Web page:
Waves crash through streets and railway lines are blocked by a landslide as the number of ‘danger to life’ storm warnings hits 24
A fresh battering by heavy winds, rain and snow is under way as the latest winter storm moves up through the southwest of England.
Forecasters warn the appalling conditions which have ravaged parts of the south show no signs of abating, with heavy rain on Friday and Saturday.
The stormy weather will strike in a “multi-pronged attack”, according to Met Office experts, as up to 40mm (1.6 inches) of rain falls in six hours.
Winds of up to 80mph are also hitting parts of the country.
In Cornwall, photographer Tracey Suckling captured the moment a wave crashed into a shopping street in Newlyn, Cornwall, soaking residents.
Elsewhere, a landslide blocked the railway on the Redhill Line out of London, near Merstham Tunnel.
Thousands of passengers face severe delays following the incident, which happened at around 5.20pm today, and they are expected to continue well into the evening.
Meanwhile, the army is helping instal new flood barriers near the Thames – one already nicknamed the ‘Chertsey sausage’ – as workers race to beat the oncoming rain.
In Portsmouth, police warned residents to ignore calls from a hoaxer asking them to evacuate their homes.
Hampshire Police said the man was falsely claiming to be from the National Flood Helpline.
The Energy Networks Association said it is preparing for possible power outages in southern England this evening.
Drivers are also being warned of treacherous conditions on some exposed roads.
David Cameron has promised to do “whatever it takes” to help those affected and said the Government was “fighting on every front”.
Prince William and Prince Harry have also been mucking in to help flood victims, joining the Household Cavalry to shore up sandbag defences in Datchet, Berkshire.
A Kensington Palace spokesman said the princes “wanted to show their support for the flood victims”.
Fifteen of them cover areas around the River Thames, two are in Somerset, two in Devon, one in Cornwall, three in Dorset and one for the River Severn at Alney Island, near Gloucester.
More than 350 less serious alerts cover the rest of England and Wales.
The new rain could cause rivers to burst their banks again and coastal areas are at risk from large waves.
Rainfall from 6am this morning to 6pm exceeded 20mm in many areas of the country including 31mm in Bournemouth, 26mm at North Dartmoor and 20mm in Plymouth.
In the highlands of Wales, northern England, Northern Ireland and Scotland, the rain could turn to snow, with up to 20cm (8 inches) falling above 1,300ft (400m).
Power is still out to around 17,000 homes in northwest England after gusts of more than 100mph battered parts of the British Isles on “Wild Wednesday”.
Ireland is also taking a pounding from the harsh weather, with heavy rain and high tides expected to bring flooding to Cork on Friday night.
Phone lines are also still down for tens of thousands of Irish households and 50,000 are without power.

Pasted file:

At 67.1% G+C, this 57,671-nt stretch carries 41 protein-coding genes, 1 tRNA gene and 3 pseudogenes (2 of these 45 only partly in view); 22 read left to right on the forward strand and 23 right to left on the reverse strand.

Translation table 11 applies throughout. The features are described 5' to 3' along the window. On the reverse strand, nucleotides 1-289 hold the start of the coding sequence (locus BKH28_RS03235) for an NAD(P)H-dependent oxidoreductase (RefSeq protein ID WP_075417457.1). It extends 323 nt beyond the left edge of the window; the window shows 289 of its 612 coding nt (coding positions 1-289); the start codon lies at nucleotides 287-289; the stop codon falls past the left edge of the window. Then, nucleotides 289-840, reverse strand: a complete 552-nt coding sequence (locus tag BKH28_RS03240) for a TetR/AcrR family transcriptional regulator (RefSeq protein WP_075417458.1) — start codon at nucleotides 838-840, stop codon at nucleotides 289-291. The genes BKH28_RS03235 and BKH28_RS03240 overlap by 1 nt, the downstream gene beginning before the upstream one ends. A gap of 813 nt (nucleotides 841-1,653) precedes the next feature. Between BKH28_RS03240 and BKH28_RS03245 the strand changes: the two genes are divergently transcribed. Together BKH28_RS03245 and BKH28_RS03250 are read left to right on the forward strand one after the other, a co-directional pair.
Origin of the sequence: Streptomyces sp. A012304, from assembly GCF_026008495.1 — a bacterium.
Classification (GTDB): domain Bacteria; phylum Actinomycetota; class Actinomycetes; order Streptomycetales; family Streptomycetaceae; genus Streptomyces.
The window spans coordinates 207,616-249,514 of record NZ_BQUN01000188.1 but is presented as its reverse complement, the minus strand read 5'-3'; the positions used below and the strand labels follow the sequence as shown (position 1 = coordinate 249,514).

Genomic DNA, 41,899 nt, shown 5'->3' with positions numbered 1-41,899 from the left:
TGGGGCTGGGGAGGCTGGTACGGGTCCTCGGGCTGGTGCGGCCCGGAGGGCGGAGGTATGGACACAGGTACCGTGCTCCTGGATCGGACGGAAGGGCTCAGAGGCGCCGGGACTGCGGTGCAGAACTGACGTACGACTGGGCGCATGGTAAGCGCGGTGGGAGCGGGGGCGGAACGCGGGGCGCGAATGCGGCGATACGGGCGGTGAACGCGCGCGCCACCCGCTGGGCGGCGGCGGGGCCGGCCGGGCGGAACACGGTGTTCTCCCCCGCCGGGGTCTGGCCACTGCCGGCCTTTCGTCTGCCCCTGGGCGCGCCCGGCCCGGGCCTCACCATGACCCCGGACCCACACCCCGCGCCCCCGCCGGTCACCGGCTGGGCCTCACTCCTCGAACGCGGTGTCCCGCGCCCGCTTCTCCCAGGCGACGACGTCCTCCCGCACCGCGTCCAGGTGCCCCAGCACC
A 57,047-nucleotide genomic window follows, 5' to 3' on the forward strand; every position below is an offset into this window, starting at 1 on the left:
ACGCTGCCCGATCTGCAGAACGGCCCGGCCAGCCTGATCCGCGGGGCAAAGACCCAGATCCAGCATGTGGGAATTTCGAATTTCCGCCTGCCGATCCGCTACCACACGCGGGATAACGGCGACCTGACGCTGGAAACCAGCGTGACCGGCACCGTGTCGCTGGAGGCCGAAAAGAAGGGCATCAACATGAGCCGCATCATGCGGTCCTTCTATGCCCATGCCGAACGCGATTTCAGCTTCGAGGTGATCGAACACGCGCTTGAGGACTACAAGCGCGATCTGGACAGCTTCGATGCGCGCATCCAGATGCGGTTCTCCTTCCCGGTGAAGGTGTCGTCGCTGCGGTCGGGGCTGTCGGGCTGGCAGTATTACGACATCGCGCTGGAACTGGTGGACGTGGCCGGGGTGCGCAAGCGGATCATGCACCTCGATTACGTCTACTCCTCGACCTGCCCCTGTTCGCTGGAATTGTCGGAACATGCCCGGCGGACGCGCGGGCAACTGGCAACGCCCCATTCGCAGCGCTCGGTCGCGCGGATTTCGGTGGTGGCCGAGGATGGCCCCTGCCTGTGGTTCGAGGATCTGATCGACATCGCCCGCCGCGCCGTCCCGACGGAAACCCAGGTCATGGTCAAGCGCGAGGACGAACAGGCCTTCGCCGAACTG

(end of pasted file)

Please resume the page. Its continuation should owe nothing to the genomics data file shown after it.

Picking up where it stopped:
In the UK, Windsor, Maidenhead and other Thames communities remain at high risk as the river rises in places to its highest level for 60 years.
An ‘aqua dam’ – already dubbed the ‘Chertsey sausage’ by some people – has been put up in the Surrey town to protect vulnerable homes.
Defence Secretary Philip Hammond, MP for the area, was out on Friday to see the preparations.
He told Sky News things had “bedded down” in terms of dealing with floods, but that the big challenge for everyone would be “managing the transition from crisis to recovery”.
Gurkhas and Environment Agency workers in nearby Staines have installed another barrier, shipped in flat-pack from Sweden, that can hold back water five feet high (1.5m).
Meanwhile, residents living near the River Severn have been told to “take action now” as the Environment Agency added a new ‘danger to life’ warning for Alney Island, near Gloucester.
Alerts for the Severn in Worcestershire have been in place for days, with the river reaching its highest level since records began.
The flooding risk also continues on the Somerset Levels, which have endured weeks of misery, and there is still a high risk of coastal floods in Dorset – particularly in Christchurch, Chiswell and Preston beach.
Since early December, 5,800 properties have been flooded across the country.
Prime Minister David Cameron, speaking in Blackpool this morning, said the Government was “fighting on every front”.
He said: “The military are in there, sandbags are being deployed, we’ve got the biggest pumping operation in our country’s history on the Somerset Levels. Everything that can be done will be done.”
Some 2,200 personnel from the Army, Navy and RAF have been drafted in to deal with the ongoing crisis. Three thousand more are on standby.
They are helping fill and distribute sandbags, put up barriers, assist residents and examining the condition of existing flood defences.
The military has also sent a Tornado GR4 jet and a Sentinel R1 aircraft to take surveillance pictures of the flooding.
Some 70% of the fire and rescue service in England and Wales are now involved in the relief effort – the largest deployment since the Second World War.